The big economic news was yesterday's blazing hot retail sales number for February.
It crushed expectations, and shook off any suggestion that the end of the Payroll Tax Holiday was hurting the recovery.
Why is the shopper going so strong?
It comes down to three charts.
The first is one that Henry Blodget posted this morning. Debt service costs relative to disposable incomes are finally back to multi-decade lows. Finally, debt isn't so much of a burden.
This has led to an even more important phenomenon.
The great debt deleveraging is coming to an end.
Last week the Fed released Q4 "Flow Of Funds" data, which reveals the assets and liabilities of American households and corporations.
This chart from Dan Greenhaus at BTIG shows that the pace of contraction in mortgage debt is slowing dramatically. In fact, on a sequential basis, mortgage debt is about to rise.
The defining characterization of the latest bust was the sharp and basically unprecedented collapse in debt. The end of this trend is a huge boost to the economy.
Dan Greenhaus told Business Insider:
"The process of reducing debt burdens, particularly so by the consumer, has been a major impediment to economic growth. If this process is closer to the end than the beginning, which almost surely is the case, then holding all else constant, the bias for consumption going forward is to the upside. By extension, the bias for the overall economy has to be to the upside as well."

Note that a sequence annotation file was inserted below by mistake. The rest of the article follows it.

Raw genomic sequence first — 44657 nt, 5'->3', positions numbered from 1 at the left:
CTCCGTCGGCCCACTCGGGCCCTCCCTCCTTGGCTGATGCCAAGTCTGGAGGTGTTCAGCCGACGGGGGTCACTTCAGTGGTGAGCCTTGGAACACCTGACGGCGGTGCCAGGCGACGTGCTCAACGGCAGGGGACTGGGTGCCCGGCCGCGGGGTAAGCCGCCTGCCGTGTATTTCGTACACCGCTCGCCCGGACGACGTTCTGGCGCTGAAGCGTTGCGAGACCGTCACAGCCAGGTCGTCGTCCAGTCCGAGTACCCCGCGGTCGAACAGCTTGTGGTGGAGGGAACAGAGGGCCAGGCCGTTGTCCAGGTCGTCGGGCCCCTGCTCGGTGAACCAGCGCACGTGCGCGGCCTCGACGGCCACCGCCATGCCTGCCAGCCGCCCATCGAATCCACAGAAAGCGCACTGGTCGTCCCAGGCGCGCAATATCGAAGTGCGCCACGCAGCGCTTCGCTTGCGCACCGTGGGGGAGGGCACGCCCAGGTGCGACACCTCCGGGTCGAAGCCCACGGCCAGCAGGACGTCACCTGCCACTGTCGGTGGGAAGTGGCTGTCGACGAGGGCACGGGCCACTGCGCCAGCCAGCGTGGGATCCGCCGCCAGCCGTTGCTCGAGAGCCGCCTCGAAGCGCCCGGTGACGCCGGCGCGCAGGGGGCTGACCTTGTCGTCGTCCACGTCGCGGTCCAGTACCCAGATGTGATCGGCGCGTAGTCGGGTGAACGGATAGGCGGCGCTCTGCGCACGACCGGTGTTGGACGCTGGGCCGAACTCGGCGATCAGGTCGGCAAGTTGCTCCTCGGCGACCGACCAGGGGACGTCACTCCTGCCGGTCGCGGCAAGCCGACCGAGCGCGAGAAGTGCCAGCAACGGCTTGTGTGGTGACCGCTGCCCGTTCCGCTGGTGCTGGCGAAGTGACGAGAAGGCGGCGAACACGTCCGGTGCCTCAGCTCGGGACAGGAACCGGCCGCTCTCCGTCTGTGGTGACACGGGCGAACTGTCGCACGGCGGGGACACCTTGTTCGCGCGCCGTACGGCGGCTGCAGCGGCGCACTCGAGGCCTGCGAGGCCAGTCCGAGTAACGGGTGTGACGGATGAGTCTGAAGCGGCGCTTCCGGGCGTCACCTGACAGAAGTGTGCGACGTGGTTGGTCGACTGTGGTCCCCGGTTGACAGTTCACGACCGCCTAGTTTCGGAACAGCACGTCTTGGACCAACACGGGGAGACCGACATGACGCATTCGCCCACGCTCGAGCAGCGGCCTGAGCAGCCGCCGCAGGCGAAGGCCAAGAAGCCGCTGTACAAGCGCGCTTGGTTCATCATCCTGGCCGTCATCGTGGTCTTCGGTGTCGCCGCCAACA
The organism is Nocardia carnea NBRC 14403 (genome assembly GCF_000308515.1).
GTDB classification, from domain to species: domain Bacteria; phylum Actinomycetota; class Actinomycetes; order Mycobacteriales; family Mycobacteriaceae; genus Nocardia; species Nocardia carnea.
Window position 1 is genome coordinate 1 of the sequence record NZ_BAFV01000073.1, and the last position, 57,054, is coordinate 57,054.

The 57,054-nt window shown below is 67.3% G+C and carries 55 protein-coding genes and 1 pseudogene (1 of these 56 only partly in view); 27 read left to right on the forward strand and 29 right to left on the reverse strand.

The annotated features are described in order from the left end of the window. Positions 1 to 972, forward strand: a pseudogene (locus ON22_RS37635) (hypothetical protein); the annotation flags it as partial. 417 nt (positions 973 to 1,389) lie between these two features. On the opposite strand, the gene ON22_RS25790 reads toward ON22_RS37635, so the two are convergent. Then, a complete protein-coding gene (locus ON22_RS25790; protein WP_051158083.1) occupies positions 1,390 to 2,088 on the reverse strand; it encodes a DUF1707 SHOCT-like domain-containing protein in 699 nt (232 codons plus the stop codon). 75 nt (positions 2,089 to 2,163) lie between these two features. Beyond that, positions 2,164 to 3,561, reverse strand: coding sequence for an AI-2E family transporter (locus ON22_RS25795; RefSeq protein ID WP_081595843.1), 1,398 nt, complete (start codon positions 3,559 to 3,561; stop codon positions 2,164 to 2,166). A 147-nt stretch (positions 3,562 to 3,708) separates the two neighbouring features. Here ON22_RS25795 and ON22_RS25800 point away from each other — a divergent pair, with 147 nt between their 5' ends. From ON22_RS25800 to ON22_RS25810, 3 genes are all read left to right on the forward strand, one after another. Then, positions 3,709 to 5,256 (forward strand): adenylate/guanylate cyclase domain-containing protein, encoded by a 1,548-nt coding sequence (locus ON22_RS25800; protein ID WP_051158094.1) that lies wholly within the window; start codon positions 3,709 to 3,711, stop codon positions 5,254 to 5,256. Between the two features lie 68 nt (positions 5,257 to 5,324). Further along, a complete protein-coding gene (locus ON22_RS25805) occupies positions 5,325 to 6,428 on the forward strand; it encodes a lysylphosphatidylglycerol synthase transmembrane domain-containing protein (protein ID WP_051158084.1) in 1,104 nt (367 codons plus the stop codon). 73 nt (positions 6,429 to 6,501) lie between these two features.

Not everyone agrees that the deleveraging is totally over, but actually it's just the trend that counts.
Goldman's top economist Jan Hatzius told Business Insider:
"My view is that the private sector deleveraging is not yet over, as I think that private debt/income will still decline further. However, I think the pace of deleveraging is slowing; that implies a reduction in the private sector financial surplus, and an increase in spending relative to income; and that in turn means a positive impulse to growth . However, I think that growth for most of this year will still be subdued as the government is moving in the other direction. Next year should be more clearly positive, as fiscal retrenchment slows sharply but the private sector impulse remains strongly positive."
The end of the deleveraging — or at least the declining pace of deleveraging — means that consumers are ready to spend again. And they have a lot of catching up to do.
As this chart from Dan Greenhaus shows, consumer spending since the beginning of this recovery has been incredibly subdued compared to other recoveries.
With the end of deleveraging, just the return to normal shopping habits is a big boost.
Bottom line: Debt payments relative to income are basically back in line with history. That means that credit is finally ready to start expanding again. And the American consumer has a lot of catching up to do.
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